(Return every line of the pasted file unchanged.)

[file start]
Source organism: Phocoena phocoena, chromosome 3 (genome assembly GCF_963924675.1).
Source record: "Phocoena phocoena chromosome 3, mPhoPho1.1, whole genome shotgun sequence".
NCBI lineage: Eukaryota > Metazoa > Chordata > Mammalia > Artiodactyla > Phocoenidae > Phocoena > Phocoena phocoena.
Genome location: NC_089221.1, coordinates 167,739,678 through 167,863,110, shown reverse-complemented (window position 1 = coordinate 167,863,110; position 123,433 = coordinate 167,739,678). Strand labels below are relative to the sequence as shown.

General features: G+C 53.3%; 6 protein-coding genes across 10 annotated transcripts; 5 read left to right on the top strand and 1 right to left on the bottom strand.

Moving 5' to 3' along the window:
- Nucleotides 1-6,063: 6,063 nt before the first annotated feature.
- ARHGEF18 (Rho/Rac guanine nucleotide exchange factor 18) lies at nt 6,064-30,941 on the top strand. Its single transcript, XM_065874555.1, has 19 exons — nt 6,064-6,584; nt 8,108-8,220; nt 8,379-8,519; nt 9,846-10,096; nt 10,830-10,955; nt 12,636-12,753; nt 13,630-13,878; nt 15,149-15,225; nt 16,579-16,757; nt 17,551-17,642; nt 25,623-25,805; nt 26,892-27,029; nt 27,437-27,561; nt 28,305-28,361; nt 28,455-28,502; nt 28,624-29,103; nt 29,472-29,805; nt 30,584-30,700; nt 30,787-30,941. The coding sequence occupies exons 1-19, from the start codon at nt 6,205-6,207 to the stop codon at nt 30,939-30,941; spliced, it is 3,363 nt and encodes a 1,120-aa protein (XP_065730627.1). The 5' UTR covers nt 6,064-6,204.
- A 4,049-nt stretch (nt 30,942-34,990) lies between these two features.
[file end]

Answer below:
Source organism: Phocoena phocoena, chromosome 3 (genome assembly GCF_963924675.1).
Source record: "Phocoena phocoena chromosome 3, mPhoPho1.1, whole genome shotgun sequence".
NCBI lineage: Eukaryota > Metazoa > Chordata > Mammalia > Artiodactyla > Phocoenidae > Phocoena > Phocoena phocoena.
Genome location: NC_089221.1, coordinates 167,739,678 through 167,863,110, shown reverse-complemented (window position 1 = coordinate 167,863,110; position 123,433 = coordinate 167,739,678). Strand labels below are relative to the sequence as shown.

General features: G+C 53.3%; 6 protein-coding genes across 10 annotated transcripts; 5 read left to right on the top strand and 1 right to left on the bottom strand.

Moving 5' to 3' along the window:
- Nucleotides 1-6,063: 6,063 nt before the first annotated feature.
- ARHGEF18 (Rho/Rac guanine nucleotide exchange factor 18) lies at nt 6,064-30,941 on the top strand. Its single transcript, XM_065874555.1, has 19 exons — nt 6,064-6,584; nt 8,108-8,220; nt 8,379-8,519; nt 9,846-10,096; nt 10,830-10,955; nt 12,636-12,753; nt 13,630-13,878; nt 15,149-15,225; nt 16,579-16,757; nt 17,551-17,642; nt 25,623-25,805; nt 26,892-27,029; nt 27,437-27,561; nt 28,305-28,361; nt 28,455-28,502; nt 28,624-29,103; nt 29,472-29,805; nt 30,584-30,700; nt 30,787-30,941. The coding sequence occupies exons 1-19, from the start codon at nt 6,205-6,207 to the stop codon at nt 30,939-30,941; spliced, it is 3,363 nt and encodes a 1,120-aa protein (XP_065730627.1). The 5' UTR covers nt 6,064-6,204.
- A 4,049-nt stretch (nt 30,942-34,990) lies between these two features.